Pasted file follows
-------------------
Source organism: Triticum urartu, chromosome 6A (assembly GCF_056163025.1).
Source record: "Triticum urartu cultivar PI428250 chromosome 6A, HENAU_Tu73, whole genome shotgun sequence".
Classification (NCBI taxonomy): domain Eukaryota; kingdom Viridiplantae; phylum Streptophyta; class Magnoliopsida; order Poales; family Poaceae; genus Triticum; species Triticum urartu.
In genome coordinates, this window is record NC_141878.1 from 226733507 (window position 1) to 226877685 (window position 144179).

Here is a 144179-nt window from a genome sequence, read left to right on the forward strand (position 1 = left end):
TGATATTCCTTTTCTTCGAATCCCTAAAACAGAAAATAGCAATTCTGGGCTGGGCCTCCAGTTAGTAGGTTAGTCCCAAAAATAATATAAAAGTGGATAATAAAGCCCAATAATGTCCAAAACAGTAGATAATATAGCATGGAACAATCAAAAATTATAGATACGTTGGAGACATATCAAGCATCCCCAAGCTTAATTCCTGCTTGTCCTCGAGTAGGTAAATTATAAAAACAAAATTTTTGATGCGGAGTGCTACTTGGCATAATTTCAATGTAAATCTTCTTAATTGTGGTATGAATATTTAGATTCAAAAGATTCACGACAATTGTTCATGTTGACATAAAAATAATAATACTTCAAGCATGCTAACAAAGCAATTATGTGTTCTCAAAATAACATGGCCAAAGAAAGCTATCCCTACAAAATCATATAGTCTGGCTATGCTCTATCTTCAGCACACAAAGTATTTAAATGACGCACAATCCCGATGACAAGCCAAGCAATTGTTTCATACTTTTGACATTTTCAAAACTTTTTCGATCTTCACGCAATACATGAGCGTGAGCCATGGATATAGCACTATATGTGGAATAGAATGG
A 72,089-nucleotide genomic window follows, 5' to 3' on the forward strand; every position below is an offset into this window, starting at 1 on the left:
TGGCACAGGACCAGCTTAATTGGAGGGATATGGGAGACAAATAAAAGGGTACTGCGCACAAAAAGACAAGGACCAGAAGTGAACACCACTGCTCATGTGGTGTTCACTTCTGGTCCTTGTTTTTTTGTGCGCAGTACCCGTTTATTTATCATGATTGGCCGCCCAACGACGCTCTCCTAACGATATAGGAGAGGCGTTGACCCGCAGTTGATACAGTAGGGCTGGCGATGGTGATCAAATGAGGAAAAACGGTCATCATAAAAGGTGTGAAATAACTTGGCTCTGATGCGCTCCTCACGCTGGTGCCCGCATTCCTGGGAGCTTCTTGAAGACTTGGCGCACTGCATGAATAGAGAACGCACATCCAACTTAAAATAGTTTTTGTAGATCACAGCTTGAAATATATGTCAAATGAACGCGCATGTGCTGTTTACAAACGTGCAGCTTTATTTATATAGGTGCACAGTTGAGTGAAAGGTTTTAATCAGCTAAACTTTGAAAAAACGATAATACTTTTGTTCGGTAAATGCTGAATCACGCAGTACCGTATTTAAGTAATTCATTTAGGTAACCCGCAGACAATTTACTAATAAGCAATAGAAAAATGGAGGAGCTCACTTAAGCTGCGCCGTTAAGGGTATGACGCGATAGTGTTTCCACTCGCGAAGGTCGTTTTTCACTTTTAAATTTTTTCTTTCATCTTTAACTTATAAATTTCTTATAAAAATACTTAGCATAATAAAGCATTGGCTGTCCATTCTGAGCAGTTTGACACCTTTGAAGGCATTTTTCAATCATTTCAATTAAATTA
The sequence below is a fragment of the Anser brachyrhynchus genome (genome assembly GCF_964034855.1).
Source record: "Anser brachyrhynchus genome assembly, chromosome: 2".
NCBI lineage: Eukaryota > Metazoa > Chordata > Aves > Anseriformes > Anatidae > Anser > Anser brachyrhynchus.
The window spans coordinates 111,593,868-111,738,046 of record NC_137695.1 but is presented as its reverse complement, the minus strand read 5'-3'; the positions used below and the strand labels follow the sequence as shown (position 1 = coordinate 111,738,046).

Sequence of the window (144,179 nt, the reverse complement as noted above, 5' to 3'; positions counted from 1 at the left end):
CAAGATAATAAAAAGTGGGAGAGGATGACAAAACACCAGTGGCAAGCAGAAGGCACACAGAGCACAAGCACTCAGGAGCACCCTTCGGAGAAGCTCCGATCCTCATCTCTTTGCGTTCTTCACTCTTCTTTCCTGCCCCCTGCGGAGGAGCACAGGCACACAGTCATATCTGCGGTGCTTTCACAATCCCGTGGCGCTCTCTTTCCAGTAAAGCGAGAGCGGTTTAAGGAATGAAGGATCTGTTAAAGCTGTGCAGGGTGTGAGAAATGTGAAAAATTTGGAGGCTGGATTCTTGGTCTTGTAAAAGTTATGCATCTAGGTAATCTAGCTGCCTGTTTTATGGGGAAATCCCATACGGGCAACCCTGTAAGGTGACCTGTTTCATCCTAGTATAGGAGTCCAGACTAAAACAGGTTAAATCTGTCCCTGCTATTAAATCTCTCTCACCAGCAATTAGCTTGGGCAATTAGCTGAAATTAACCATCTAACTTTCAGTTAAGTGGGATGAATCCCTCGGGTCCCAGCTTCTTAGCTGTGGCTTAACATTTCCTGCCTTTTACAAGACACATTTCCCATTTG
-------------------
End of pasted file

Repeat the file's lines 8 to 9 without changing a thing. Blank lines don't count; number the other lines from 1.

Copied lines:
TGGCACAGGACCAGCTTAATTGGAGGGATATGGGAGACAAATAAAAGGGTACTGCGCACAAAAAGACAAGGACCAGAAGTGAACACCACTGCTCATGTGGTGTTCACTTCTGGTCCTTGTTTTTTTGTGCGCAGTACCCGTTTATTTATCATGATTGGCCGCCCAACGACGCTCTCCTAACGATATAGGAGAGGCGTTGACCCGCAGTTGATACAGTAGGGCTGGCGATGGTGATCAAATGAGGAAAAACGGTCATCATAAAAGGTGTGAAATAACTTGGCTCTGATGCGCTCCTCACGCTGGTGCCCGCATTCCTGGGAGCTTCTTGAAGACTTGGCGCACTGCATGAATAGAGAACGCACATCCAACTTAAAATAGTTTTTGTAGATCACAGCTTGAAATATATGTCAAATGAACGCGCATGTGCTGTTTACAAACGTGCAGCTTTATTTATATAGGTGCACAGTTGAGTGAAAGGTTTTAATCAGCTAAACTTTGAAAAAACGATAATACTTTTGTTCGGTAAATGCTGAATCACGCAGTACCGTATTTAAGTAATTCATTTAGGTAACCCGCAGACAATTTACTAATAAGCAATAGAAAAATGGAGGAGCTCACTTAAGCTGCGCCGTTAAGGGTATGACGCGATAGTGTTTCCACTCGCGAAGGTCGTTTTTCACTTTTAAATTTTTTCTTTCATCTTTAACTTATAAATTTCTTATAAAAATACTTAGCATAATAAAGCATTGGCTGTCCATTCTGAGCAGTTTGACACCTTTGAAGGCATTTTTCAATCATTTCAATTAAATTA
The sequence below is a fragment of the Anser brachyrhynchus genome (genome assembly GCF_964034855.1).